The relationship between non-permanent migration and non-communicable chronic disease outcomes for cancer, heart disease and diabetes - A systematic review

Karen H. Wang, Zoé M. Hendrickson, Cynthia A. Brandt, Marcella Nunez-Smith

Research output: Contribution to journalArticle

Abstract

Background: The relationship between migration and health has primarily focused on permanent migrants, although non-permanent migrants comprise a large proportion of global migrants. Non-permanent migrants may have distinct needs that affect their health outcomes. This systematic review 1) examined the evidence concerning whether non-permanent migrants have different health outcomes than other population groups for non-communicable chronic diseases (NCDs) and 2) sought to describe how non-permanent migration is defined and measured. Methods: For this systematic review, we developed a comprehensive search string for terms about non-permanent migration and disease and screening rates for three NCDs (cancer, heart disease, and diabetes) and searched thirteen electronic databases using the search string. Authors reviewed and evaluated articles for full-text review; hand-searched specific journals and grey literature; and scanned reference lists of relevant studies. Authors extracted and assessed data based on standard reporting for epidemiologic studies. Results: We identified twelve peer-reviewed articles that examined NCD outcomes for non-permanent migrants as compared to other populations. Some studies showed worse or no significant differences in the NCD outcomes for non-permanent migrants compared to other groups. The articles reflected substantial diversity that exists among non-permanent migrants, which ranged from economic migrants to nomadic populations. Conclusion: Non-permanent migrants varied in their NCD outcomes as compared to other groups. Our included studies were heterogenous in their study designs and their definitions and measurement of non-permanent migration, which limited the ability to make conclusive statements about the health of the populations as compared to other populations. More standardization is needed in research to better understand the diversity in these populations and quantify differences in risk factors and disease rates between non-permanent migrants and other groups.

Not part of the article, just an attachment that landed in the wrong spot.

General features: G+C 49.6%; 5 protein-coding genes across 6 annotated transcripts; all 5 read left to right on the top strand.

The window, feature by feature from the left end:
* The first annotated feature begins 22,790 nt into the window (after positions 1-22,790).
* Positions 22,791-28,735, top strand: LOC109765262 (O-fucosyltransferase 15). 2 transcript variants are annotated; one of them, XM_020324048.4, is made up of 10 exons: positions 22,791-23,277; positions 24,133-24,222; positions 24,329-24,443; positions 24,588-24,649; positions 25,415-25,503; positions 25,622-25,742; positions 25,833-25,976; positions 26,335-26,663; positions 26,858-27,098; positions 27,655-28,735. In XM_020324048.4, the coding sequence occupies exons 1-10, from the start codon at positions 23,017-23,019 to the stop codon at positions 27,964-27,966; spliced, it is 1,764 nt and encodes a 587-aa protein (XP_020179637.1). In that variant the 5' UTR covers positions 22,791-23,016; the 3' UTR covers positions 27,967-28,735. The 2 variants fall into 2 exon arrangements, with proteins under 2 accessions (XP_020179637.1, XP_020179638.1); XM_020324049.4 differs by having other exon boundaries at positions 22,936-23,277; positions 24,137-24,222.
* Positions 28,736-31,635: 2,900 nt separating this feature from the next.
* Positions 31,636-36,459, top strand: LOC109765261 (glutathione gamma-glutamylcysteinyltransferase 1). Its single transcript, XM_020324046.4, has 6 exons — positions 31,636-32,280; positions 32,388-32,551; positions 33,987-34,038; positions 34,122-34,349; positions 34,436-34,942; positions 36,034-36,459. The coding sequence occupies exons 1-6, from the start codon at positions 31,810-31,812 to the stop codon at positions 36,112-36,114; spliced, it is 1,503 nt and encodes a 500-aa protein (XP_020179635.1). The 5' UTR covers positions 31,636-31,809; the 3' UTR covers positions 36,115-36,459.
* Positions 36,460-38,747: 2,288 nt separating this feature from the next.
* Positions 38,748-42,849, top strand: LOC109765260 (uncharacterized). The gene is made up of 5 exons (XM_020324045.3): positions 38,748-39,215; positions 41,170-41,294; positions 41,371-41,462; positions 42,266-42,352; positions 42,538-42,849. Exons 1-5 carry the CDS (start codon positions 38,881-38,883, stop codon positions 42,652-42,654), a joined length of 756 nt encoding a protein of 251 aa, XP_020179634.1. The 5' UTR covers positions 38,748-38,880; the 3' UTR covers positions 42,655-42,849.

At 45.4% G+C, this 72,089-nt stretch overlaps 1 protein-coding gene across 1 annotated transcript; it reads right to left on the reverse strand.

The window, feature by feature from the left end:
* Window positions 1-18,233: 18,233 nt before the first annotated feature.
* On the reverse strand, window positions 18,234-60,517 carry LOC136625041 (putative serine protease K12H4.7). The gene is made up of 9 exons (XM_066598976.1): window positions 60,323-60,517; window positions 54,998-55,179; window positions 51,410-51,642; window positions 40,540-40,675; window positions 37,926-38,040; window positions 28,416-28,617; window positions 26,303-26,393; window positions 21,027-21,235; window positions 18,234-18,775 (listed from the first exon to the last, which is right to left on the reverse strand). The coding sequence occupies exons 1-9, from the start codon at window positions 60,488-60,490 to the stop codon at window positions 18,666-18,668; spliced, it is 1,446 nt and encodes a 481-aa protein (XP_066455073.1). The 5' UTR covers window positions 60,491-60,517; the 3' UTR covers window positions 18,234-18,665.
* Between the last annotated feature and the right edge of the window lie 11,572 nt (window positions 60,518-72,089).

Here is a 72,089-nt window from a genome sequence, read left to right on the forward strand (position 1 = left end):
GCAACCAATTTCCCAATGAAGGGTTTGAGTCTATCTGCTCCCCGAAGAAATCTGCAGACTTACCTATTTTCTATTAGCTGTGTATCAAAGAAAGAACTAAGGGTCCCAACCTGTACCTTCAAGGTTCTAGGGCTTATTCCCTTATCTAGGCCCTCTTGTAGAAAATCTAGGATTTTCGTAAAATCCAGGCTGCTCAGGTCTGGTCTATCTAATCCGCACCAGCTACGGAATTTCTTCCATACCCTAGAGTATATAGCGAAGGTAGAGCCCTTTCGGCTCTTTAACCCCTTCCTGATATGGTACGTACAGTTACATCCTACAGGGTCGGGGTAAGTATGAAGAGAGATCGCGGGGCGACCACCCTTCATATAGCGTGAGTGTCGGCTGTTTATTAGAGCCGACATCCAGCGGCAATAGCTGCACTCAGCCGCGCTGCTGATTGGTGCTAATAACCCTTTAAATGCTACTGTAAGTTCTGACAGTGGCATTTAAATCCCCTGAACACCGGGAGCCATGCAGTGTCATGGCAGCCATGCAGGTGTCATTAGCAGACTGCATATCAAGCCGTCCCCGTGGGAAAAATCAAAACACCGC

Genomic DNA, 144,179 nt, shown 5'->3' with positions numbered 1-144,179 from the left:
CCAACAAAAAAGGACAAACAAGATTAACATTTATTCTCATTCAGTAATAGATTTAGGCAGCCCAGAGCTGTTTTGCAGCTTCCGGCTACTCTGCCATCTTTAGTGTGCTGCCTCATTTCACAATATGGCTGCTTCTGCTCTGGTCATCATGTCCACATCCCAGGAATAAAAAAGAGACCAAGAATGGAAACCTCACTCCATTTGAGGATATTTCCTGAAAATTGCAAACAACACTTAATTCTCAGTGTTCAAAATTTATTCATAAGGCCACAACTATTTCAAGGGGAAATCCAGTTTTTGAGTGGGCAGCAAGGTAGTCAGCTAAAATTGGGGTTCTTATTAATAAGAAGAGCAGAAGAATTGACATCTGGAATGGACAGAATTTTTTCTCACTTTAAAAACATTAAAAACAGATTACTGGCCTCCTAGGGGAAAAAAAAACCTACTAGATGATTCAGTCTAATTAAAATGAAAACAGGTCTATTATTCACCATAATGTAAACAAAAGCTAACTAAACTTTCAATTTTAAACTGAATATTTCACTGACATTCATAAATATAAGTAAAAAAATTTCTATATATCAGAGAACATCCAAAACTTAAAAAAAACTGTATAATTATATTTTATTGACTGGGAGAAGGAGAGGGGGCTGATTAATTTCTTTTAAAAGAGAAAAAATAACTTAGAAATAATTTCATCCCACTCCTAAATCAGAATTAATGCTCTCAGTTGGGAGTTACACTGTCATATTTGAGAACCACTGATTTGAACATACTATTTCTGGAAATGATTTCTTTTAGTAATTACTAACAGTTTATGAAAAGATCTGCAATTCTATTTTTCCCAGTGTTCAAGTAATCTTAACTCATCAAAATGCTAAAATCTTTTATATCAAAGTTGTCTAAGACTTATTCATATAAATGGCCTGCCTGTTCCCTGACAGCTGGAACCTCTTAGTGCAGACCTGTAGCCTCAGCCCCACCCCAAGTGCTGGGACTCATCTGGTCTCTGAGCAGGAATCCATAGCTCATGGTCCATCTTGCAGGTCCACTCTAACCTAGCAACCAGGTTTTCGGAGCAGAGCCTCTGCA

Original languageEnglish (US)
Article number405
JournalBMC public health
Volume19
Issue number1
DOIs
StatePublished - Apr 15 2019

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Keywords

  • Geographic mobility/migration
  • Non-communicable chronic disease
  • Non-permanent migrants/migration

ASJC Scopus subject areas

  • Public Health, Environmental and Occupational Health

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